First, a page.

The minhag of Ashkenazim is to apply the halachos of Chatichah Na’ses Nevaila (ChaNaN) to all issurim, not just to basar b’cholov; (Rema Y.D. 92:4). Therefore, if one kezayis of any issur is cooked with 9 kezaysim of heter, we would have 10 kezeysim of issur. If these 10 kezaysim of issur, are subsequently cooked with 90 kezaysim of heter, although this is more than 60 times the original kezayis of issur, nevertheless because we say ChaNaN the entire mixture becomes assur. However, there is a distinction between the original 10 kezaysim and the subsequent 90 kezaysim. The original 10 kezaysim are assur mid’oraisah because they were mikabel ta’am issur (ta’am k’ikar); however, the later 90 kezaysim are only assur mid’Rabbanan because of ChaNaN b’shar issurim.
As it name implies ChaNaN applies primarily to chatichos. Regarding mixtures that are lach b’lach (homogenous liquid blends) the Rema paskens that in situations of hefsed mirubah we do not say ChaNaN b’shar issurim. This implies that although the ikar halachah is not to say ChaNaN lach b’lach, nevertheless one may only be maikel b’hefsed mirubah. One should contact the office before making any decisions regarding what is considered a hefsed mirubah. It should be noted that ChaNaN lach b’lach applies to both cold and hot mixtures of liquids, or to powders that are dissolved in liquid.
Lach b’lach b’issur d’rabbanan
Igeros Moshe (Y.D. II:36) writes that there is room to be maikel not to say ChaNaN by an issur d’rabbanan lach b’lach. However, he cautions against relying on this heter unless there is a tzorech. Likewise the policy of the OU has been to use this only as a tziruf or in cases of shas hadchak.
Since ChaNaN is d’rabbanan, can we apply the rule safek d’Rabbanan l’hakel?
This is a disagreement amongst Poskim. Though Maharil apparently held that safek ChaNaN is also assur, Taz (Y.D. 92:12) disagrees and held that one can say safek d’rabbanan li’kula. Pri Migadim (92:12) explains the Maharil as follows. Since we pasken that the original 10 kezaysim (as per the example above) become vadai assur (safek d’oraisah lichumra), therefore the shailah of whether we say ChaNaN on those 10 kezaysim is viewed as a safek d’oraisah shenisgalgel le’di’Rabbanan. The Pri Migadim concludes that one should not be maikel except b’hefsed mirubah. However, Rav Schachter points out that regarding safek ChaNaN lach b’lach (which itself is mutar b’makom hefsed mirubah) one may be maikel1. In factories, lach b’lach mixtures are the more common scenario. If this mixture entails a safek, we do not say ChaNaN.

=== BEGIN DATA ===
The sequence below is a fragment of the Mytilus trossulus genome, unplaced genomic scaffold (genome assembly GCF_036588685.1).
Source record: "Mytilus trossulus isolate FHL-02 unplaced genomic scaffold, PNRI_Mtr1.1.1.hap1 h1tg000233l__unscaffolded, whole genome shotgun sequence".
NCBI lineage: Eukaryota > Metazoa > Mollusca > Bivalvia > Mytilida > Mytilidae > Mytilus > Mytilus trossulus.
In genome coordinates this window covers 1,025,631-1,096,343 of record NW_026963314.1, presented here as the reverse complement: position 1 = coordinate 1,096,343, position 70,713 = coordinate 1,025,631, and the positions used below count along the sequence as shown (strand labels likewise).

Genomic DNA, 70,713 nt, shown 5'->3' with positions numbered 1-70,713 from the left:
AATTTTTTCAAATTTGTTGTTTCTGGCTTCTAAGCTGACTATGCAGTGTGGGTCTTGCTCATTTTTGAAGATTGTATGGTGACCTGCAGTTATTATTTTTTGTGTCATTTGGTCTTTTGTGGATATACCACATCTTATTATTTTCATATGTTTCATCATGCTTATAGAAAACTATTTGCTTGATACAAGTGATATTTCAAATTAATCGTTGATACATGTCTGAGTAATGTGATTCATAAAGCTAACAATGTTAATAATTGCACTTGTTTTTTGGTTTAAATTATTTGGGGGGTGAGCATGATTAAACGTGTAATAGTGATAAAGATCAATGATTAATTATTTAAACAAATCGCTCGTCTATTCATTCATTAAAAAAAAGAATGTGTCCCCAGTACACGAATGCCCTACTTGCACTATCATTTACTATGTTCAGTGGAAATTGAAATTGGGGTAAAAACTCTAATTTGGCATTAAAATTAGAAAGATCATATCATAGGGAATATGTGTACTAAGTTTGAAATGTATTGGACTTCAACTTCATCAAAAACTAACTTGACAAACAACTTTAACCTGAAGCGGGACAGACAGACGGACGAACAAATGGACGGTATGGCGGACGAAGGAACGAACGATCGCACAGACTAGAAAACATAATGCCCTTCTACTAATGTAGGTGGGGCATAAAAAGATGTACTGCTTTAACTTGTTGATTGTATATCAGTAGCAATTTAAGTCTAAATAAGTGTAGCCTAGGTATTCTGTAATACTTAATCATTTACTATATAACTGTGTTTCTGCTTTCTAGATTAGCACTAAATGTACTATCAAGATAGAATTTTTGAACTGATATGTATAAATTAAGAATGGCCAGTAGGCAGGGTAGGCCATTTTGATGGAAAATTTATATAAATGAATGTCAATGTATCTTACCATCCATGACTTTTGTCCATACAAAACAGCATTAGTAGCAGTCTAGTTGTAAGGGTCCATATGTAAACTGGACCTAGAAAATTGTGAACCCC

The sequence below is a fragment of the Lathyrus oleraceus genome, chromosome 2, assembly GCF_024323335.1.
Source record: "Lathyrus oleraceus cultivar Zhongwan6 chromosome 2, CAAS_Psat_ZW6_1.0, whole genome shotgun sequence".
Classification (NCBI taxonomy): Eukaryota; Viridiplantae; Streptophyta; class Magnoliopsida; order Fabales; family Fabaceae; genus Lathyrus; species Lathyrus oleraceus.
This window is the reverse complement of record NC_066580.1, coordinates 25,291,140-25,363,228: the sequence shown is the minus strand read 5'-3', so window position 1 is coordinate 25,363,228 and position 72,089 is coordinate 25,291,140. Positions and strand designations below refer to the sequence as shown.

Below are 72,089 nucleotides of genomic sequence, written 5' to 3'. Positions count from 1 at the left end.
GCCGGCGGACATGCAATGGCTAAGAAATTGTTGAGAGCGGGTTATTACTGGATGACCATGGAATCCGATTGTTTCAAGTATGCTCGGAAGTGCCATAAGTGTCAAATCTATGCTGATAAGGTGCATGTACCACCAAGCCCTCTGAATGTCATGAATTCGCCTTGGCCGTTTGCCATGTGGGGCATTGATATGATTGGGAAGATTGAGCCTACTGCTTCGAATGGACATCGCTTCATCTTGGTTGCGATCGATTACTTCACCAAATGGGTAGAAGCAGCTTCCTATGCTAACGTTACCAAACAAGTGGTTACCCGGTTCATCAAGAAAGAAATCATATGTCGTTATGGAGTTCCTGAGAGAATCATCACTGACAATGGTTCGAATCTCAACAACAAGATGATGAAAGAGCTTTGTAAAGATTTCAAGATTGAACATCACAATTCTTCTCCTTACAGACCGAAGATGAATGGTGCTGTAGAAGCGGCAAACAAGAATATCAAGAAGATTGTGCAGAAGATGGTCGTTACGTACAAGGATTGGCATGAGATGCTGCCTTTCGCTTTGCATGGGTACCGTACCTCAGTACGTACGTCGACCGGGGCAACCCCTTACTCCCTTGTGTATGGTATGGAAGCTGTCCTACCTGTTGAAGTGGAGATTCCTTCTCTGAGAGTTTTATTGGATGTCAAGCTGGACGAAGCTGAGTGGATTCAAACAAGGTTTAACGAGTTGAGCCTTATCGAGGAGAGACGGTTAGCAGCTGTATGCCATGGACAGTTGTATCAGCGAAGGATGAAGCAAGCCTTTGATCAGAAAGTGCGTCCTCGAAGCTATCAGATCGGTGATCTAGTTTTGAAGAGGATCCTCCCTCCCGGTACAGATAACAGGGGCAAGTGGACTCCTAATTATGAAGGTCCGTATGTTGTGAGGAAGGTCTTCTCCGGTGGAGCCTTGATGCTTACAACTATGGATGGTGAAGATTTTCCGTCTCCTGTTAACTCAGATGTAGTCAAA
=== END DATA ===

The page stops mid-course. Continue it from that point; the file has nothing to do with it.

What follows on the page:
Example: One liter of an uncertified ingredient (that can be kosher or non-kosher) was mistakenly dissolved into 20 liters of water. Then an additional 50 liters of water were added. In this case the uncertified ingredient would be batel in the product. We would not say ChaNaN since it is a case of safek issur lach b’lach.
Do we say ChaNaN on mixtures of powders?
Rav Belsky has said that we do not say ChaNaN when there is a mixture of cold kosher and non-kosher powders, because there is no transfer of ta’am. In this regard powders are considered like yaveish b’yaveish about which we do not say ChaNaN2. Although regarding chametz we pasken that mixtures of powders are considered lach b’lach and we therefore do not say chozer v’niyur3, nevertheless regarding the potential issur of ChaNaN lach b’lach we can be maikel to view the powders as yaveish4, especially because there is no transfer of ta’am.
Example: A 50 pound bag (approximately 10 gallons) of powder stabilizers which is made up of 40% non-kosher gelatin and 60% other ingredients is dissolved into 500 gallons of milk. Do we need to kasher the keiliim? No, a thorough cleanout is all that is needed. Although the stabilizer is 2% of the product, because we do not say ChaNaN, we need only be concerned with the gelatin which is only .8% of the product. Although gelatin can be considered a davar hama’amiid which is not batel, still the keilim are not treif because the ta’am is batel.
ChaNaN with pork and beans
Many are startled to learn that the amount of pork in canned “pork and beans” is often less than 1.6%. Does that mean that there is really no need to kasher the keilim? In one particular plant the beans are cooked and then drained and filled hot into open cans. Chunks of pork and lard are manually added to each can. At this point the top layer of beans becomes assur and those beans become ChaNaN5. Saying ChaNaN on the top layer of beans will basically double the amount of issur in the can. Then hot brine is poured over the beans, the cans are sealed and retorted. The entire can would now become ChaNaN, unless the beans and brine are always 60 times the volume of the chazar and the top layer of beans. Even if the amount of chazar is less than 1%, all the equipment used for the pork and beans needs kashering.
1 Pri Migadim (Kellalim B’hora’as Issur V’heter s.k. 6) generalizes this concept and writes that cases which are mutar b’hefsed mirubah become mutar lichatchila when there is also a safek.
2 Rema Y.D. 92:4
3 Mishnah Berurah 453:17
4 See Teshuvas Beis She’arim Chaylek O.C. siman 4 who makes a similar argument
5 See Rema Y.D. 92:4 “או שהחתיכה כולה חוץ לרוטב”